Marine Technology Reporter Blogs - current

Corals track strongest Indian Ocean Current

March 26, 2014

Korallenstock Helmut Schuhmacher
Researchers used corals as temperature archives. Natural variations in the warming and cooling cycles of the Agulhas current core region have been revealed from Madagascar corals. A new study, led by The University of Western Australia and with contribution by Professor Christian Dullo from GEOMAR Helmholtz Centre for Ocean Research Kiel, has been published in Nature Scientific Reports. The Agulhas Current, which flows down the east coast of Africa, is the strongest western boundary current in the Southern Hemisphere. Changes in its strength and the heat budget it transports are of interest, both on regional and global scales. The current is also the gateway for warm and salty Indian Ocean water that slowly goes up the Atlantic on its way to the far northern Gulf Stream.

Tidal Current Power and Subsea Turbine Technology

September 30, 2013

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Tidal Current Technology extracts energy from the high tide bulge created by the gravitational pull of the Sun and Moon moving horizontally around the Earth’s surface. It does not require blocking of any waterways, and does not have the adverse environmental effects associated with Tidal Barrages. Coastal locations with strong tide variations and strong currents abound around all continents and Tidal current power gives us another opportunity to harness power from the sea without polluting it. If we take into consideration that seawater is 832 times denser than air, then a 1knot current has more kinetic energy than 70 km/h of wind. Tidal current energy takes this kinetic energy available in ocean currents and converts it into electricity.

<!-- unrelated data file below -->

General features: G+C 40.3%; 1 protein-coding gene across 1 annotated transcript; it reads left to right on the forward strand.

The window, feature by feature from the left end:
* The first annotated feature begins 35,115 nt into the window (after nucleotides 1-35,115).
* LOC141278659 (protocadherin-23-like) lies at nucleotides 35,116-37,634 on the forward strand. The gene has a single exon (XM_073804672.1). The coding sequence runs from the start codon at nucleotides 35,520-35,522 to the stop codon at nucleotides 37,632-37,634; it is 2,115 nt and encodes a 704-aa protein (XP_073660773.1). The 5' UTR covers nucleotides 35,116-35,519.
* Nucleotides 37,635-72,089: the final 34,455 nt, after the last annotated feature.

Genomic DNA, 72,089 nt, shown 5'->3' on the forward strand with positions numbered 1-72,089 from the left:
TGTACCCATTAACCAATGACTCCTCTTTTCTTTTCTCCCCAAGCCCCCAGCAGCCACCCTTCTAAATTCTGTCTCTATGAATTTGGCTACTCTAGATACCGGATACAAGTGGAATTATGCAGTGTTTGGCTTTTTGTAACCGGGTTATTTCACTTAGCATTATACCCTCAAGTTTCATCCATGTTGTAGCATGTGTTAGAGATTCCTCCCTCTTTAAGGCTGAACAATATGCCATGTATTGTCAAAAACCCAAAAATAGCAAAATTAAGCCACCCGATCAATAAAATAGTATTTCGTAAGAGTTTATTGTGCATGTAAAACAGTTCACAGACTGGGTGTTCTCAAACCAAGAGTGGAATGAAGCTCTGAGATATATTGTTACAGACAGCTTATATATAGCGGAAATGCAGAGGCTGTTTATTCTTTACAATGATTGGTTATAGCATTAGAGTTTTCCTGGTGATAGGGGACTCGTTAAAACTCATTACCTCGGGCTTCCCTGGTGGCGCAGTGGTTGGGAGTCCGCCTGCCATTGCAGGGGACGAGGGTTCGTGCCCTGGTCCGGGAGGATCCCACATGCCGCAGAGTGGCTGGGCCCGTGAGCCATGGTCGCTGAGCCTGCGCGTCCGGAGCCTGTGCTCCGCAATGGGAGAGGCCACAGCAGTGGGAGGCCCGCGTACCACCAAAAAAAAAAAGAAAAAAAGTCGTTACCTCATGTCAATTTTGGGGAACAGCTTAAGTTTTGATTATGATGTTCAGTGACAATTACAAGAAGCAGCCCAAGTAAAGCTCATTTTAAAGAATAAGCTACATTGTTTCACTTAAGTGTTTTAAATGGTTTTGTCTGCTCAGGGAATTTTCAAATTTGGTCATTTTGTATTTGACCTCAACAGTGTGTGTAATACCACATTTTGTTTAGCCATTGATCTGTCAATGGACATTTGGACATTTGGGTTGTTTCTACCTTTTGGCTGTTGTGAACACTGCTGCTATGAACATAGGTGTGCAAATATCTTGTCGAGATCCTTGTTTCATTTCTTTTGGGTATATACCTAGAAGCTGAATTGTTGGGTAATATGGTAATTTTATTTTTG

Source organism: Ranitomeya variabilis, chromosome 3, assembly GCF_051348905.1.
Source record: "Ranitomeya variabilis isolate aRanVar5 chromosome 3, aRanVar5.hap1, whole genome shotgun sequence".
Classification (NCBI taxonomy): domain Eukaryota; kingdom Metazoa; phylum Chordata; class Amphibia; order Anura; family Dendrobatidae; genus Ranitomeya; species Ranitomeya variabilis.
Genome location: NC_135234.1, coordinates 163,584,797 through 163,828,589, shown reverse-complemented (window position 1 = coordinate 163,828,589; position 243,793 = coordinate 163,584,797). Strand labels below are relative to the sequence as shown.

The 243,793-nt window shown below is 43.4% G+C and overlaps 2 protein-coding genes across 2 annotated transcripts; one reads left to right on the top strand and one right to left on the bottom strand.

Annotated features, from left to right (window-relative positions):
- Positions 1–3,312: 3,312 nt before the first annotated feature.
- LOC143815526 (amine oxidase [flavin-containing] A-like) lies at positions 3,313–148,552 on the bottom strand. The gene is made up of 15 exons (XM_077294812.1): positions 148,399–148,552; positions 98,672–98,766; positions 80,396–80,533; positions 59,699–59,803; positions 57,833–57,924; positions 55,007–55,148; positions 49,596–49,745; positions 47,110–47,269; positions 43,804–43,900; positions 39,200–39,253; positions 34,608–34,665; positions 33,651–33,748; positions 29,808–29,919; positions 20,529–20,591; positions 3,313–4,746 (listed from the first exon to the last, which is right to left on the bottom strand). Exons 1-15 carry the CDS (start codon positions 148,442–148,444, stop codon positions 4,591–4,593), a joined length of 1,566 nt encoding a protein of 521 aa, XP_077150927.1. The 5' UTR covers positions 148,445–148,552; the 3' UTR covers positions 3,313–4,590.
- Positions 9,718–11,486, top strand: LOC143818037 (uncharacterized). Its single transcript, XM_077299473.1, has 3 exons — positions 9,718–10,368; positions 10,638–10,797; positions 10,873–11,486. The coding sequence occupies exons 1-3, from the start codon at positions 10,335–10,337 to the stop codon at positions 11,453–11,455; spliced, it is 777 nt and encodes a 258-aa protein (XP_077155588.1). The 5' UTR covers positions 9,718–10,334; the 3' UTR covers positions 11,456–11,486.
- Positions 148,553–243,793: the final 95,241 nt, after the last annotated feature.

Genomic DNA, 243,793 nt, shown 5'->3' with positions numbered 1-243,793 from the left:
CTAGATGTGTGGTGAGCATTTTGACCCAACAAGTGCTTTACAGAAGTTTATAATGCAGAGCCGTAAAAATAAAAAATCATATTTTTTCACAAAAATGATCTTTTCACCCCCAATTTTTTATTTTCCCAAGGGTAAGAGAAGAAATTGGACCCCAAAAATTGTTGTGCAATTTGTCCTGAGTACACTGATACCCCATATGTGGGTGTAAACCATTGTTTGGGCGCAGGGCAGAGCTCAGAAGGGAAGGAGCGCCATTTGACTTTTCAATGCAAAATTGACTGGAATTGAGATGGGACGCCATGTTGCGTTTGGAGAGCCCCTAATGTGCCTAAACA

Giant Ocean Whirlpools off South Americas Atlantic Coast

June 16, 2013

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Two scientists, William Jones and Guilherme Castellane discovered two giant whirlpools in the Atlantic Ocean, off the coast of Guyana and Suriname. No can really explain exactly how these whirlpools were formed even though the area in question had previously been comprehensively mapped. The two funnels are approximately 400 kilometers in diameter. Until now whirlpools of this size were not known on Earth. The funnels may exert a strong influence on climate changes that have been registered during the recent years. “Funnels rotate clockwise. They are moving in the ocean like giant frisbees, two discs thrown into the air. Rotation occurs at a rate of one meter per second…